Today in Tech: Why Google Glass is the future

September 14, 2012: 6:00 AM ET

Why the iPhone 5 won't be juggling calls and data on some carriers; what Yahoo's Marissa Mayer should do.

Is Google Glass the future?

Google Glass and the future of technology [THE NEW YORK TIMES]

But the potential is already amazing. Mr. Pariz stressed that Glass is designed for two primary purposes — sharing and instant access to information — hands-free, without having to pull anything out of your pocket.

You can control the software by swiping a finger on that right earpiece in different directions; it's a touchpad. Your swipes could guide you through simple menus. In various presentations, Google has proposed icons for things like taking a picture, recording video, making a phone call, navigating on Google Maps, checking your calendar and so on. A tap selects the option you want.

Why the iPhone 5 on Verizon and Spring won't juggle calls and data [THE NEW YORK TIMES]

The explanation for this, it turns out, is complicated. The technology in 4G LTE networks does not currently handle voice transmissions; it only does data. So when you place a phone call on a 4G LTE smartphone, it's actually rolling back to the carrier's older second- or third-generation network, according to AnandTech, a Web publication that does deep analysis on hardware.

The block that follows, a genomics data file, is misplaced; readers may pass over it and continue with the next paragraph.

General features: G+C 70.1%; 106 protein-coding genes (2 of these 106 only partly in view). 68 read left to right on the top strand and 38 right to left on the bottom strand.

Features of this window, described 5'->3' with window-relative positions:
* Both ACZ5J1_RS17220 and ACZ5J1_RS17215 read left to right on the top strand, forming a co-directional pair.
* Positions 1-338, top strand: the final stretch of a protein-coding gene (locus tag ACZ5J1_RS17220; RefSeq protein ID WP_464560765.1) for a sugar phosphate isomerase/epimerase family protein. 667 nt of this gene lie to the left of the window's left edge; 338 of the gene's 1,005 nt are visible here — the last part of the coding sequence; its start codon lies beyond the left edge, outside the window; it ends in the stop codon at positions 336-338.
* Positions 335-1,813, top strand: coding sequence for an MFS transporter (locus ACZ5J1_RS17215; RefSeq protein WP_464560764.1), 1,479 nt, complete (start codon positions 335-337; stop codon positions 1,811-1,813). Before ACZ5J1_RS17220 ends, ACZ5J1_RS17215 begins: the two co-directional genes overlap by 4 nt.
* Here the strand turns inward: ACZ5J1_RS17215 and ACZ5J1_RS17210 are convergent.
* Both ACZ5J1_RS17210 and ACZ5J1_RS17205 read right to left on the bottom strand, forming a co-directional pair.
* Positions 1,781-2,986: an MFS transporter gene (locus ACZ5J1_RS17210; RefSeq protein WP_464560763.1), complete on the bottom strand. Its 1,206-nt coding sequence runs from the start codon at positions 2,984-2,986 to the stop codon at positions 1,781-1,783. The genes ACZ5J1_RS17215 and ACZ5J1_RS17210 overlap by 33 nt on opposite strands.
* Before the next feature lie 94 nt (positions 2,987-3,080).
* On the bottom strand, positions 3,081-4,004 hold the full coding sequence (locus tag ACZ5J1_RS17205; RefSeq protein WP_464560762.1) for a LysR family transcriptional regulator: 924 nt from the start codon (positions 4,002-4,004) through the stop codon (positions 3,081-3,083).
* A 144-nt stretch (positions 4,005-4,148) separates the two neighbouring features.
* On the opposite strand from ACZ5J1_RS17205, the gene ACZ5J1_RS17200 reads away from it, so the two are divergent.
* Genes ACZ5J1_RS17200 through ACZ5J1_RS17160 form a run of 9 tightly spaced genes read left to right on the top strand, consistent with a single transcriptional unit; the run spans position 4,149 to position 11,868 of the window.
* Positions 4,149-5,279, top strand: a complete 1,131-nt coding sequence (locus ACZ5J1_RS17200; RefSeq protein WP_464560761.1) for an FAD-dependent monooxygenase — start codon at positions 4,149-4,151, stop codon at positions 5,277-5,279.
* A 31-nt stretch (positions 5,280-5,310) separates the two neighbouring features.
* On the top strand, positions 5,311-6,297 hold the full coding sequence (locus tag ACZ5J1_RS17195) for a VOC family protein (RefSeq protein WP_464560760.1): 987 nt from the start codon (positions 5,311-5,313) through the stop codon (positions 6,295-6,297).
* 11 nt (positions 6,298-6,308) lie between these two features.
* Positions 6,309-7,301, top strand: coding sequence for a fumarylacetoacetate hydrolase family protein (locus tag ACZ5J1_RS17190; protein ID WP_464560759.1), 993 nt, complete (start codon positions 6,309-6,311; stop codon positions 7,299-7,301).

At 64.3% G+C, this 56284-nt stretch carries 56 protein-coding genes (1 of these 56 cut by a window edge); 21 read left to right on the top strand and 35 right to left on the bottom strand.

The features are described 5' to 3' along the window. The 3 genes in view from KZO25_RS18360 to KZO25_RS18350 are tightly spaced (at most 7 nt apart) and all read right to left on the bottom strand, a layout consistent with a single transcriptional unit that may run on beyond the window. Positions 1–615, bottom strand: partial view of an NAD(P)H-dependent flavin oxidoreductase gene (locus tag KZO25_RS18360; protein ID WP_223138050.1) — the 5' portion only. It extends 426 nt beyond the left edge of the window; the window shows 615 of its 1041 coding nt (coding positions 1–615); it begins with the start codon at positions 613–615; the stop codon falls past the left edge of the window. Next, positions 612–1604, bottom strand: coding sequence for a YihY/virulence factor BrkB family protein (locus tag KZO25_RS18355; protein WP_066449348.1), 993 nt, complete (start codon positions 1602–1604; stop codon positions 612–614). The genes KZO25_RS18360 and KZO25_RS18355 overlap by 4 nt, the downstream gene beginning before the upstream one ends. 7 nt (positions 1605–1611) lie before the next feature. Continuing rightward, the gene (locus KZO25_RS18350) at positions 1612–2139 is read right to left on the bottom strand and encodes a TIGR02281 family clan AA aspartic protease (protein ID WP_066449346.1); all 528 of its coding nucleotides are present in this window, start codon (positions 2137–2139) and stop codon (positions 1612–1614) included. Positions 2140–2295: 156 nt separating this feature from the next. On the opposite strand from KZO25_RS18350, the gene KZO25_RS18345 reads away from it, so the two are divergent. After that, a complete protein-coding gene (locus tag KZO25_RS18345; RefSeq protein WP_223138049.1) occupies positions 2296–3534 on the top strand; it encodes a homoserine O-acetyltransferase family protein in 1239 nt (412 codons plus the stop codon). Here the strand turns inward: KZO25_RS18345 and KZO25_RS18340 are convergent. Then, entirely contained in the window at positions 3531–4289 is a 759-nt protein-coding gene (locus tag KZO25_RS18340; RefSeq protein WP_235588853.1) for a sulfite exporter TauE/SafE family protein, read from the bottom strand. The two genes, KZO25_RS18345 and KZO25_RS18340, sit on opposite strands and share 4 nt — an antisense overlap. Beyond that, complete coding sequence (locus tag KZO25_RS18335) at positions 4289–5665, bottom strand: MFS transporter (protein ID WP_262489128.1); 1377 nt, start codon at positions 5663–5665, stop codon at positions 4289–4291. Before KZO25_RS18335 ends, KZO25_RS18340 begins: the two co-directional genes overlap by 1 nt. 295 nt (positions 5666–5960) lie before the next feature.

The math says HBO shouldn't go direct, but they left innovation out of the equation [TECHDIRT]

There's been plenty of talk about HBO and its ongoing refusal to offer a standalone internet offering for its content (unless you happen to live in the lovely Nordic region). A few months ago, this discussion took something of a viral turn with the website TakeMyMoneyHBO.com, which tried to calculate how much people would pay for standalone internet/mobile access to HBO content -- which suggested people would be willing to pay an average of about $12 per month. Now, we can all take online internet surveys with a pretty big grain of salt, but there clearly is a lot of interest in people getting such a service. The straight math says that at $12, it would be a good deal for HBO, which is rumored to actually get about $7 or $8 per subscriber via cable and satellite.

With $4.5 billion to spend, Marissa Mayer should forget the small deals and find a PayPal or a YouTube [PANDODAILY]

Instead, Mayer needs to look to the handful of Internet acquisitions that have actually gone well, where the product has continued to grow, and, by-and-large, both the acquirer and the acquired have both benefitted. Exactly two come to mind...

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About This Author
JP Mangalindan
JP Mangalindan
Writer, Fortune

JP Mangalindan is a San Francisco-based writer at Fortune, covering Silicon Valley. Since joining in 2010, he has written on a wide array of topics, from the turnaround of eBay to the evolution of net neutrality. A graduate of Fordham University, Mangalindan has also written for GQ, Popular Science, and Entertainment Weekly.

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